QUESTION: Yeah, on Ukraine, President Zelenskyy’s chief of staff has said that there are talks this week on security guarantees in Washington. Do you have anything on this?
MR MILLER: Sure. Those talks are going to kick off this week. Those are an outgrowth of the statement that we released at – that the G7 released on the margins of the last NATO Summit in Vilnius, where President Biden and G7 leaders made clear that we were going to engage in negotiations with the Government of Ukraine about our long-term commitments to Ukraine’s security so it can establish a military that can defend itself and deter a future attack, rebuild its economy, protect its citizens, and pursue integration into the Euro-Atlantic community.
I will note this is separate and apart from the security assistance that we regularly provide now. We’ve made clear that we see this proceeding on two tracks: one, security assistance to support their efforts to repel the Russian aggression inside their country; and two, to establish a long-term military that can serve as a deterrent effect from future Russian aggression. So those meetings are going to start this week. I would add that since we released that joint declaration at the – from the G7 and EU in Vilnius, 12 other countries have joined their names to the declaration. So talks will begin this week about how we can decide on the actual details of those security commitments going forward.
QUESTION: And on the summit in Saudi Arabia this week on Ukraine, do you support this summit? Who will attend it? And what’s the goal of it?
MR MILLER: We do, of course, support this summit. We have long said that it is important that Ukraine be in the driver’s seat when it comes to any potential diplomatic resolution to this war. It’s important that countries that have not yet heard directly from Ukraine hear from Ukraine, so we are gratified that there will be countries that are attending this summit to talk directly with Ukraine. If your question was with respect to what other countries will be attending, I would defer to the governments of Saudi Arabia and Ukraine to that – to answer that question. If the question is respect —
MR MILLER: Let me – I’m coming to you. You don’t have to – if the – (laughter) – you don’t have to jump in.
QUESTION: All right.
MR MILLER: If the question is with respect to what U.S. Government —
MR MILLER: — officials will be attending, I can confirm that there will be U.S. Government officials. Not ready to make announcements yet about who those will be, but as the week goes on, certainly you can expect that we will do so.
QUESTION: One more on UAE. Do you have any updates on the case of Tierra Young Allen, known as Sassy Trucker, who is stuck in UAE?
MR MILLER: No. Only that – what we’ve said previously, that we’re aware that she is unable to depart the UAE. We take seriously our commitment to assist U.S. citizens abroad. We’re providing all appropriate consular assistance in this case, and we will remain in regular communication with her and her family.
QUESTION: Thank you.
MR MILLER: Did anyone else want to do something on Russia-Ukraine before I —
MR MILLER: Go.
MR MILLER: Yeah.
QUESTION: Thanks, Matt. Welcome back.
MR MILLER: Thank you.
QUESTION: I do want to move to South Caucasus, but before that Russia-Ukraine.
MR MILLER: Do Russia-Ukraine and then I’ll make sure – before you do your South Caucasus question, I’ll see if anyone has on it.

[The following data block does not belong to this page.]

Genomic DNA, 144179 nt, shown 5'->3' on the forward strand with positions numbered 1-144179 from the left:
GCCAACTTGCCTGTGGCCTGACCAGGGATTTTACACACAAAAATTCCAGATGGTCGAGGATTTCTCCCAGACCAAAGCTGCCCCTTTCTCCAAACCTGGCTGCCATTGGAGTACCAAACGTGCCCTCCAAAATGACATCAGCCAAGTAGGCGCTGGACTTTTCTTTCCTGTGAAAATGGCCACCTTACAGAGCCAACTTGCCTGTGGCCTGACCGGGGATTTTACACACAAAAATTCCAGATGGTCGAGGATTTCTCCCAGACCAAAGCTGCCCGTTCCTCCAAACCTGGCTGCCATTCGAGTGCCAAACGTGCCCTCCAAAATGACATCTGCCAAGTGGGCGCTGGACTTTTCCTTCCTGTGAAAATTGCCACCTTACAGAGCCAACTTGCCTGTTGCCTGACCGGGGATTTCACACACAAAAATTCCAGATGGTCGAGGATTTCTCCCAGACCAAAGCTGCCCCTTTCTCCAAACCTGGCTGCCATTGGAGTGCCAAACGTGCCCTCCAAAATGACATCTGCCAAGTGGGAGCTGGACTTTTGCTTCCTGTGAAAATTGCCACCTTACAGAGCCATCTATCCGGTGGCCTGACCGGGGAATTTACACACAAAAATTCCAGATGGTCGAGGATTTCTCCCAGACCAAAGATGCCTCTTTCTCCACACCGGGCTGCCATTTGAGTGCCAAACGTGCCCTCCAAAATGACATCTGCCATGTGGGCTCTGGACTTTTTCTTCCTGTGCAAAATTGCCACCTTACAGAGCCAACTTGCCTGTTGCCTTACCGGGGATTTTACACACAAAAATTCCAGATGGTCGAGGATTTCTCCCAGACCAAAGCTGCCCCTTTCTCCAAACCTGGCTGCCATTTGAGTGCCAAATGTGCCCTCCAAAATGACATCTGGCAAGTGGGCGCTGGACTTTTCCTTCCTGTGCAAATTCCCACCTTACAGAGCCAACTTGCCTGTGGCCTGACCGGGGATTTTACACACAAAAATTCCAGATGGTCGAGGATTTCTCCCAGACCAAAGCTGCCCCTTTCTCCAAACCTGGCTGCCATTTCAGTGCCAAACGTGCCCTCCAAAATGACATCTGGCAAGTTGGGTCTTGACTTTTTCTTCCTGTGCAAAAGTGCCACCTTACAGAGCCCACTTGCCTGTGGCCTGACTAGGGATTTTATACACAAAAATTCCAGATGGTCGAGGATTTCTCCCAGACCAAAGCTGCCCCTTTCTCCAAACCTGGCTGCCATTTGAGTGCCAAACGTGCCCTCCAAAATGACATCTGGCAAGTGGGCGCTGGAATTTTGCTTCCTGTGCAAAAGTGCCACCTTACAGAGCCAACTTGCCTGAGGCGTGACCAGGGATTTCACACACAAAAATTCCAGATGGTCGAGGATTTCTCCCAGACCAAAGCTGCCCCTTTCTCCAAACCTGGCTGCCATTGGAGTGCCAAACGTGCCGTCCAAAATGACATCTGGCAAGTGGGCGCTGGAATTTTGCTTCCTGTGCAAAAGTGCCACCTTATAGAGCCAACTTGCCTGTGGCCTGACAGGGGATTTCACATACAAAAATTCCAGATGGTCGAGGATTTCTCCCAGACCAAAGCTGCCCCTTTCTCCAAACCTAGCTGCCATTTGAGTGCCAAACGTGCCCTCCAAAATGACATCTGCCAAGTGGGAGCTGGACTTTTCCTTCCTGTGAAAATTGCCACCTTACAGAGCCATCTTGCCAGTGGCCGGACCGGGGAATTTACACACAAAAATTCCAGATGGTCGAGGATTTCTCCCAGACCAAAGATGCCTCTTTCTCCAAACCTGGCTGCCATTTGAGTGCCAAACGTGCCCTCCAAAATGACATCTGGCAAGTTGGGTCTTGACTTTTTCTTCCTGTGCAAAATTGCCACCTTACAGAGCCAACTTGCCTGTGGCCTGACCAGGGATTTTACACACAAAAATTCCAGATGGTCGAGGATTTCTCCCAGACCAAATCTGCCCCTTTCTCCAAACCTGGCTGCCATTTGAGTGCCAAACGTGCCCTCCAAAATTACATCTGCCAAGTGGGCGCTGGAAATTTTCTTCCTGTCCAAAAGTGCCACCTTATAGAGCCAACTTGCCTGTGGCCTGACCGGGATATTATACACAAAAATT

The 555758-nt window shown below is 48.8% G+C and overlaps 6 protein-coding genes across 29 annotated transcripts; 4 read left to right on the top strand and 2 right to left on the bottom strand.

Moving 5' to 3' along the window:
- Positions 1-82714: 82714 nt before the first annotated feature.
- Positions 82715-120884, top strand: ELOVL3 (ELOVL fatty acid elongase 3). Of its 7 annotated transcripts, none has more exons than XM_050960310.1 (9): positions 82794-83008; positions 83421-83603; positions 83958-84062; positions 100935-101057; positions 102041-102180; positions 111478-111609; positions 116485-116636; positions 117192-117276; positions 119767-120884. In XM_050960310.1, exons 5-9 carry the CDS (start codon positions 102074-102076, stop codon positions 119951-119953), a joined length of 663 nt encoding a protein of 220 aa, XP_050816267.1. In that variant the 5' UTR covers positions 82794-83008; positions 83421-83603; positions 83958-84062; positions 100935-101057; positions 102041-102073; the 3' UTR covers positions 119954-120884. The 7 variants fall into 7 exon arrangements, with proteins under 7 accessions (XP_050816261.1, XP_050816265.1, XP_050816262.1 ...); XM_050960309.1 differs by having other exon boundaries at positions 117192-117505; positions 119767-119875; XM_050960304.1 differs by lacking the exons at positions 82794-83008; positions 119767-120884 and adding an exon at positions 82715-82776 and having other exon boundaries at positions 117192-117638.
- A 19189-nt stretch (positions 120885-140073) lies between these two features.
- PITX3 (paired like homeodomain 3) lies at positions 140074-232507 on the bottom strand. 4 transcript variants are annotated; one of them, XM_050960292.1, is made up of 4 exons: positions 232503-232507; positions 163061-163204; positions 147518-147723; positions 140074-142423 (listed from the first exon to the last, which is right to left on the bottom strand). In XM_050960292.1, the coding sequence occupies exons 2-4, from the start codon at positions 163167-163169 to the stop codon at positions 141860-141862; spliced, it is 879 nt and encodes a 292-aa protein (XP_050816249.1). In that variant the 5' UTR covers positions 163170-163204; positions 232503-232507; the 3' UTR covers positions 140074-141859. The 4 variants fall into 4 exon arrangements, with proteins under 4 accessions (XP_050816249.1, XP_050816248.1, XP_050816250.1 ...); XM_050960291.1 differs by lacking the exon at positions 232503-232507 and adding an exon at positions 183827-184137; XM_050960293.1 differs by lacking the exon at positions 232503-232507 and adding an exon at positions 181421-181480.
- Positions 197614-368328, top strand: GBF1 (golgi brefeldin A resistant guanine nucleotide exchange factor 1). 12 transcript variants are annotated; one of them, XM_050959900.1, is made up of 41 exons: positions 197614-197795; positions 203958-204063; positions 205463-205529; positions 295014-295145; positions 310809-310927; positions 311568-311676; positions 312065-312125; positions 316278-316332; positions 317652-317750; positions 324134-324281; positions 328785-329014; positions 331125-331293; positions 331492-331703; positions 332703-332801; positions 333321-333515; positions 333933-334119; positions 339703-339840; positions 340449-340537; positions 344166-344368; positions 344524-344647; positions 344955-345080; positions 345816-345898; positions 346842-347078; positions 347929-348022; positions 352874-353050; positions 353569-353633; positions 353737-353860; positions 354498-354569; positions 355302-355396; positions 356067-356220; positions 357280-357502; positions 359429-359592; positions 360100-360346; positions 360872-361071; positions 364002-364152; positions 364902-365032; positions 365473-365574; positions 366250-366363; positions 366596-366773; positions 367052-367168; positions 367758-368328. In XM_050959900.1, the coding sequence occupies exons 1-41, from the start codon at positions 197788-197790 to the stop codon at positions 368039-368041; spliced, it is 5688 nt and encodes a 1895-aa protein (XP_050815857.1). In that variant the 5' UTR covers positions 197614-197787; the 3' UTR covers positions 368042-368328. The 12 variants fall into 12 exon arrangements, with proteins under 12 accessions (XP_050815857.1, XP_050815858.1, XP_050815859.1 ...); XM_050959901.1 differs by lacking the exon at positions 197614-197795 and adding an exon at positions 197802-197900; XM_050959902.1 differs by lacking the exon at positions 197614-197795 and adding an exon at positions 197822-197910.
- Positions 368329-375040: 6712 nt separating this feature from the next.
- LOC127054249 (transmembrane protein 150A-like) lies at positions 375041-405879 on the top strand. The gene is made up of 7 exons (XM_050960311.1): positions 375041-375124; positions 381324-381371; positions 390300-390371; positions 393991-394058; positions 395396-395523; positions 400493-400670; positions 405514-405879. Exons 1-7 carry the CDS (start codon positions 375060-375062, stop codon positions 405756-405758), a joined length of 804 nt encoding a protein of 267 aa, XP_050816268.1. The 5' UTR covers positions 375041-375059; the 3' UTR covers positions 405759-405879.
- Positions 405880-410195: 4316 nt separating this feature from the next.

QUESTION: You said – thanks so much. You said that talks will take place this week. In this building? Or —
MR MILLER: If – not the – not the talks happening in Saudi Arabia but the talks about long-term security commitments —
MR MILLER: — will be talks virtually – held virtually.
MR MILLER: It’ll be at the deputy assistant secretary level.
MR MILLER: She is not a deputy assistant secretary, no.
MR MILLER: No.
QUESTION: Well – so I just wanted to make sure.
MR MILLER: She is the – the acting deputy secretary.
QUESTION: So on Eurasia issues, right – so —
MR MILLER: On Europe – European issues. Yeah.
QUESTION: Oh, Europe. Okay. Fantastic. On Russia abducting Ukrainian children, indicted Russian war criminal Maria made a statement, a report saying that, well, since the beginning of the war, we have received more than 4 million – 4.8 million residents in Ukraine, and more than 700 of them being children. What do you think she’s saying here and what is your response?
MR MILLER: I would not – I would not begin to try to get into her head and speculate about what she’s saying. I would say, though, that one of the worst incidents we have seen in this war is the deportation of Ukrainian civilians to Russia, including civilians who have been forcibly separated from their families. I will note that was an important consideration in the Secretary’s determination that Russian forces and officials have committed crimes against humanity. We call, as we have before, for Russia to stop those abusive actions and return Ukraine’s children. And I would say that we support accountability for these crimes.
QUESTION: Are you going to share your information on this very matter with the ICC very soon?
MR MILLER: I’m not going to speak to any specific matter. I will note, as the Secretary did last week when I believe we were in New Zealand – maybe it was Australia – the few days run together – but I think when – it was when we were in New Zealand – that we will cooperate with the ICC’s investigations. We support accountability through the ICC and a number of mechanisms. But consistent with the ICC’s confidential treatment of requests with respect to any specific request for information, we will keep those details confidential.
QUESTION: Okay. Thank you. Please come back to me on South Caucasus. I have —
MR MILLER: How could I not?
QUESTION: Thank you.
MR MILLER: Anything else on Russia before I —
MR MILLER: Yeah, go ahead.
QUESTION: All right. Can I follow up on talks you mentioned about? What kind of security guarantees could be provided to Ukraine? Is it kind of Israel formula President Biden mentioned before?